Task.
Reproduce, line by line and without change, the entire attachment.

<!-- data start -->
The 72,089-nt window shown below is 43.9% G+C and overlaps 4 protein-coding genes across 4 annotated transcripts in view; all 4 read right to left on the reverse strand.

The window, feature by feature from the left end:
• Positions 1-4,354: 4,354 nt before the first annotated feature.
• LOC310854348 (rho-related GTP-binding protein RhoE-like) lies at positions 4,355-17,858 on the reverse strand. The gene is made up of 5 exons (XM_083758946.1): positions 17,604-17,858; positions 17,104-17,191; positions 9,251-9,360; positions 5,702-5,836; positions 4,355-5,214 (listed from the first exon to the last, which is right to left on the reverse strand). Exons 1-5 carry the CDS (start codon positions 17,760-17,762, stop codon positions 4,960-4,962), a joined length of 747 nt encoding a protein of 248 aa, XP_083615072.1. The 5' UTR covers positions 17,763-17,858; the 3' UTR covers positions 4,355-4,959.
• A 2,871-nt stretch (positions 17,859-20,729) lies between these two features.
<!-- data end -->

The 72,089-nt window shown below is 43.9% G+C and overlaps 4 protein-coding genes across 4 annotated transcripts in view; all 4 read right to left on the reverse strand.

The window, feature by feature from the left end:
• Positions 1-4,354: 4,354 nt before the first annotated feature.
• LOC310854348 (rho-related GTP-binding protein RhoE-like) lies at positions 4,355-17,858 on the reverse strand. The gene is made up of 5 exons (XM_083758946.1): positions 17,604-17,858; positions 17,104-17,191; positions 9,251-9,360; positions 5,702-5,836; positions 4,355-5,214 (listed from the first exon to the last, which is right to left on the reverse strand). Exons 1-5 carry the CDS (start codon positions 17,760-17,762, stop codon positions 4,960-4,962), a joined length of 747 nt encoding a protein of 248 aa, XP_083615072.1. The 5' UTR covers positions 17,763-17,858; the 3' UTR covers positions 4,355-4,959.
• A 2,871-nt stretch (positions 17,859-20,729) lies between these two features.